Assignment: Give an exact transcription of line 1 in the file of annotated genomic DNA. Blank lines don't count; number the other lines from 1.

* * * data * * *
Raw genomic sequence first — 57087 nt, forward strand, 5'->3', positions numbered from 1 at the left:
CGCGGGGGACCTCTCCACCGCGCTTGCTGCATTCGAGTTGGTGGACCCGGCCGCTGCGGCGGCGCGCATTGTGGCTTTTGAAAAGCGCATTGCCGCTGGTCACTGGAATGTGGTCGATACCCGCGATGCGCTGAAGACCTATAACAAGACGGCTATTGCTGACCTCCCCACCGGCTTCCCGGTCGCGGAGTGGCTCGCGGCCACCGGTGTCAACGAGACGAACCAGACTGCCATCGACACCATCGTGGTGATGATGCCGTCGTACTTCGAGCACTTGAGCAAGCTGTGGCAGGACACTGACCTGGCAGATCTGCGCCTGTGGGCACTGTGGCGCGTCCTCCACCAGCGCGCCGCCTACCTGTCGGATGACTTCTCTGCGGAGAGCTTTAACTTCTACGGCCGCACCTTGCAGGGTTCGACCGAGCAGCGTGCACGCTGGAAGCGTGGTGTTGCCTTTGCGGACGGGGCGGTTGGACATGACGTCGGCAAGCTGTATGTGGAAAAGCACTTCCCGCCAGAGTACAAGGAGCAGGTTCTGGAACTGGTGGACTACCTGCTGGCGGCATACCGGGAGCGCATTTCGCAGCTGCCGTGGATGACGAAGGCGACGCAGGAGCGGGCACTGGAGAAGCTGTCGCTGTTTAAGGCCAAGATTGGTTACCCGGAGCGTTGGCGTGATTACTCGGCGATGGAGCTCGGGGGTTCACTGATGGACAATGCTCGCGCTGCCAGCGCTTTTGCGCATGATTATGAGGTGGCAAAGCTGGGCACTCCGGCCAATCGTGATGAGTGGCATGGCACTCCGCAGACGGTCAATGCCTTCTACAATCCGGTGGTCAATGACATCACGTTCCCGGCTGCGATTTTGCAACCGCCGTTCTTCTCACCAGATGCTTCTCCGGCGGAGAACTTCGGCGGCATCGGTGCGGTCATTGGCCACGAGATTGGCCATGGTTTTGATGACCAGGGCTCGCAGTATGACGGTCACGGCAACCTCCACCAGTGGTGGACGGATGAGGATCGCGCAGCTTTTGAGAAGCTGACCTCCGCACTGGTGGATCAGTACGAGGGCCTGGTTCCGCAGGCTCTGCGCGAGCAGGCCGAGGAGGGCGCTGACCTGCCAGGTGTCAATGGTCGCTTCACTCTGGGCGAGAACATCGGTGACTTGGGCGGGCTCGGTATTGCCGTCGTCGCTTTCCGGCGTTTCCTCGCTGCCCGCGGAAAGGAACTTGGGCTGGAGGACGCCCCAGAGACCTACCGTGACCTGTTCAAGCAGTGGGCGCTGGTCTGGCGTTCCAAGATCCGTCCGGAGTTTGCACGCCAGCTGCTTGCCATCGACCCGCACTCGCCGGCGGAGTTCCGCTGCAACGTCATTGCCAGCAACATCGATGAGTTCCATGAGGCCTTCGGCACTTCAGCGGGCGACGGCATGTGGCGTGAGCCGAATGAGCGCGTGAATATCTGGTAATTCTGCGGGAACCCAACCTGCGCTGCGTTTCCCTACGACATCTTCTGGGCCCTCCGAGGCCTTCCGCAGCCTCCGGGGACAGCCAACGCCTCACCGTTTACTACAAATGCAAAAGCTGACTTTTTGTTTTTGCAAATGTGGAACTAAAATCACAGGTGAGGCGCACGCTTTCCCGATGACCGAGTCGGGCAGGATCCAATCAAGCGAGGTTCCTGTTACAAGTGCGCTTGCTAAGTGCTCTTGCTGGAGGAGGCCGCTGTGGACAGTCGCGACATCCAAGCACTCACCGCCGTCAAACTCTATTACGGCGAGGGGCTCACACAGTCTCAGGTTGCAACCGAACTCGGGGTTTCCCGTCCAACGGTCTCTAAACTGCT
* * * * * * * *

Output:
Raw genomic sequence first — 57087 nt, forward strand, 5'->3', positions numbered from 1 at the left: